“While Senate Bill 1008 took away the state’s ability to file Measure 11 crimes directly into criminal court, it created a process for youths ages 15, 16, and 17 to be waived into adult court for certain crimes, including Measure 11 crimes after a hearing in juvenile court,” the Jackson County District Attorney’s Office said in a statement.
Under the new requirements, prosecutors must file a motion requesting a waiver hearing in order to take the case to adult court. In order to waive a youth to criminal court, the judge must find that the youth was of “sufficient sophistication and maturity to appreciate the nature and quality of the conduct involved” at the time of the offense, the DA’s Office said.
“The judge may waive a youth to criminal court if after looking at the following factors, the judge determines by a preponderance of evidence that retaining jurisdiction will not serve the best interests of the youth and of society and therefore, is not justified,” the DA’s Office continued.
Oregon Schools Have Spent Bulk of Federal Aid So Far on Virtual Learning
About $121 million that has arrived in Oregon so far, helping schools across the state purchase laptops, internet hotspots and program licenses to set up the virtual learning programs that have dominated the Oregon classroom experience over the last year.
Since the start of the pandemic, the federal government has earmarked nearly $620 million in emergency funds for Oregon schools. But a second round of federal funds is expected to deliver another $499 million to school districts by the end of the month, the state’s share of a $900 billion relief bill passed in December.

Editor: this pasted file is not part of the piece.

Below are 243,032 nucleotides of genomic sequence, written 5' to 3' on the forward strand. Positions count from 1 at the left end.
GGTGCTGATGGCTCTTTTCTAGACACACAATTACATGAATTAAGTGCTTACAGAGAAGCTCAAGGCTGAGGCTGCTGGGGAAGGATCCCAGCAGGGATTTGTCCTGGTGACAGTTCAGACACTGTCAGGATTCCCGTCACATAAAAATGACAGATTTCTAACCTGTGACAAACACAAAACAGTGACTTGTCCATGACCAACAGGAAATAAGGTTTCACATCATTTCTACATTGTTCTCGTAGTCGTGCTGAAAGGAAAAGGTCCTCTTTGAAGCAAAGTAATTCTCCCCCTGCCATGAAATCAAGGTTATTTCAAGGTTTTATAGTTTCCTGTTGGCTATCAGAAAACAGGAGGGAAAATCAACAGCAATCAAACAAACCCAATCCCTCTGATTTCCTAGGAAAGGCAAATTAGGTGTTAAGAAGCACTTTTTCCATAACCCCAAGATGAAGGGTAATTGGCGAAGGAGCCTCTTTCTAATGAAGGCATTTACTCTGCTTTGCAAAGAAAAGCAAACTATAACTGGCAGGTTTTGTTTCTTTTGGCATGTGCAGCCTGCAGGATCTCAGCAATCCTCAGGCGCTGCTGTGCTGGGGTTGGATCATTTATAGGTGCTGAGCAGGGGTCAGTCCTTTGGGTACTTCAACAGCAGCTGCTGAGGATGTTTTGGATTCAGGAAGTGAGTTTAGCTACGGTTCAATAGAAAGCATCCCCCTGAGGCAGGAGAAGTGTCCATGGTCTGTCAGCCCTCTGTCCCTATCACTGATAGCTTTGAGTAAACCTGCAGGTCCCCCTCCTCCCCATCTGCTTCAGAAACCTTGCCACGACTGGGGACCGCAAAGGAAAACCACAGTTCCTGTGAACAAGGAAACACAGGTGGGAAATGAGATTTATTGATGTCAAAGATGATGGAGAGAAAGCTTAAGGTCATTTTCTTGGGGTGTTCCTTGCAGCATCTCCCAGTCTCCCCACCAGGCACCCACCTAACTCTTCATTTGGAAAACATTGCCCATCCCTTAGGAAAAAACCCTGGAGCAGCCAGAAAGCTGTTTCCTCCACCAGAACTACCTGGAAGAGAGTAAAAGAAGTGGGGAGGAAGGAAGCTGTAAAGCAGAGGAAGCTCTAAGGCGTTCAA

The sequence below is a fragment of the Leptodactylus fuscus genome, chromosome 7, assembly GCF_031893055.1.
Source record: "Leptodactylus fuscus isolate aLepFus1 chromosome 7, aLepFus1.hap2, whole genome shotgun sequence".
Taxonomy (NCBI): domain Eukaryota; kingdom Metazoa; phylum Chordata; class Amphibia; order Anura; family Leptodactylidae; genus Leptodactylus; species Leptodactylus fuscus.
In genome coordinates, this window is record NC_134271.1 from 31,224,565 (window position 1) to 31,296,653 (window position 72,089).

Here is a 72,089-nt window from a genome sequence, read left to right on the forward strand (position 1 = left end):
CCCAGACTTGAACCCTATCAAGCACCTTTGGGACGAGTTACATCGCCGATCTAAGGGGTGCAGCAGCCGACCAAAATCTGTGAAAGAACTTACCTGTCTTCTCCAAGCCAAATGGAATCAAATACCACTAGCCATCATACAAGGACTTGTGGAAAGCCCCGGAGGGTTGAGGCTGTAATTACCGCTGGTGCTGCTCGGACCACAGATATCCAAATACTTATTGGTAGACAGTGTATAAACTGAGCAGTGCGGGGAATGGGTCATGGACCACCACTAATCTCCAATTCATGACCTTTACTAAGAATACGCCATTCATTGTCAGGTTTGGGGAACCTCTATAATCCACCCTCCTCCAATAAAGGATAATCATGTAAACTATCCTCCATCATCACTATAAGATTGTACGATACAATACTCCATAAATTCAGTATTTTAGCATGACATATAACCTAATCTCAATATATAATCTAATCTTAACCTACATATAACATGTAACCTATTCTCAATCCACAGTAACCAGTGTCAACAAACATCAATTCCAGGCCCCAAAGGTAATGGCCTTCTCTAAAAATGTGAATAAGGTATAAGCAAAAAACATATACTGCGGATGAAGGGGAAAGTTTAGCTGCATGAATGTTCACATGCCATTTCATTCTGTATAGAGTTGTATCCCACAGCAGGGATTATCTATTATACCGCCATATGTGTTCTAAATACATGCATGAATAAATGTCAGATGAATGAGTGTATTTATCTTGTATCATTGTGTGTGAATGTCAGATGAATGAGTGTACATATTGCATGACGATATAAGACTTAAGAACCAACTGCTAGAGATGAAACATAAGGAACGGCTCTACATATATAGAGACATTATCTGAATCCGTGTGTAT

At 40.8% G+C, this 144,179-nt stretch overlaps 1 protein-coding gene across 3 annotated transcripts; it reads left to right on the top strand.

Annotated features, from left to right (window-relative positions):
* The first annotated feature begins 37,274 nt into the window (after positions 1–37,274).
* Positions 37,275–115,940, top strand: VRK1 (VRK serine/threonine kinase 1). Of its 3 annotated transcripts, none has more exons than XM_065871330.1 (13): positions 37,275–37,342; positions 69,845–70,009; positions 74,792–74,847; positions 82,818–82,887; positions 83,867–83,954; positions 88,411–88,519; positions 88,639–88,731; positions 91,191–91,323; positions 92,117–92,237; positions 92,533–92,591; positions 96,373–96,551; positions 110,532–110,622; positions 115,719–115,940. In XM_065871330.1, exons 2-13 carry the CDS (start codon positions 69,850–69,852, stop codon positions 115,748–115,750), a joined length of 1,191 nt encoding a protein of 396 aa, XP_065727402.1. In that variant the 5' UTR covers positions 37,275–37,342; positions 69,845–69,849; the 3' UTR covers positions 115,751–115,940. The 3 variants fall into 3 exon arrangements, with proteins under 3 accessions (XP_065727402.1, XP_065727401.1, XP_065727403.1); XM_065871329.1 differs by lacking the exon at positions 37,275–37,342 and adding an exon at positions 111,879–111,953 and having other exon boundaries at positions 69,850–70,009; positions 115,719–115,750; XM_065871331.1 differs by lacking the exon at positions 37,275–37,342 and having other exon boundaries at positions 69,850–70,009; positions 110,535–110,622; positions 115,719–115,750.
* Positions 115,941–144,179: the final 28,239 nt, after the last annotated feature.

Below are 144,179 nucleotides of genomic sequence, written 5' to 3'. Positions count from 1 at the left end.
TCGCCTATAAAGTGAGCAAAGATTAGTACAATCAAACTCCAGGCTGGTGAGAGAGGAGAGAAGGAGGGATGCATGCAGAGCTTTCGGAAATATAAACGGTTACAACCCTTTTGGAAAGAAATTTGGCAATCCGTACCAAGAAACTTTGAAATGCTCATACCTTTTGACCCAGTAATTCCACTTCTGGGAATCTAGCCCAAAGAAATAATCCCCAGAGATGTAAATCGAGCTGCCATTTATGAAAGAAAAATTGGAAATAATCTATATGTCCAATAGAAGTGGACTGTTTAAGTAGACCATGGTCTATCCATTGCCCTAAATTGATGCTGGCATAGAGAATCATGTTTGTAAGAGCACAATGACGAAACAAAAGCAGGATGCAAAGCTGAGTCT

And the bulk of that money should go toward reopening schools. What that looks like will differ from district to district.
Some may need to upgrade dated ventilation systems or purchase air filters and fans. Others might opt to renovate classrooms to provide more space for students as the pandemic wears on.
Mike Wiltfong, the Oregon Department of Education’s director of school finance and facilities, said schools that are already open for in-person instruction provide a glimpse at how districts will need to spend federal aid.
“We’re already seeing where schools are struggling — some students sit in the hallway,” he told the press.
Wiltfong is concerned that Oregon schools will start burning through their federal aid allocations as districts begin rolling out their in-person offerings. Back in December, about 50,000 of Oregon’s 580,000 public K-12 students were getting some sort of in-person instruction. As of last week, that number was just over 136,000.
Only two Portland-area districts, Lake Oswego and West Linn-Wilsonville, have begun bringing elementary students back into classrooms. Most other districts will do so later this month.
Wiltfong said that once Oregon schools fully reopen for in-person learning, it’ll cost about $500 per student to educate them safely every year, or about $290 million.
Even though the White House has pledged to inoculate every adult in the country by the end of May, it doesn’t mean COVID-19 goes away. And that means schools will still need a steady supply of hand sanitizer and cleaning materials.
Some may even have to take on construction projects to increase ventilation or expand classrooms.
“What is going to be the appropriate spacing for students in the future?” Wiltfong said. “What happens if we have a run-in with another variant of the virus?”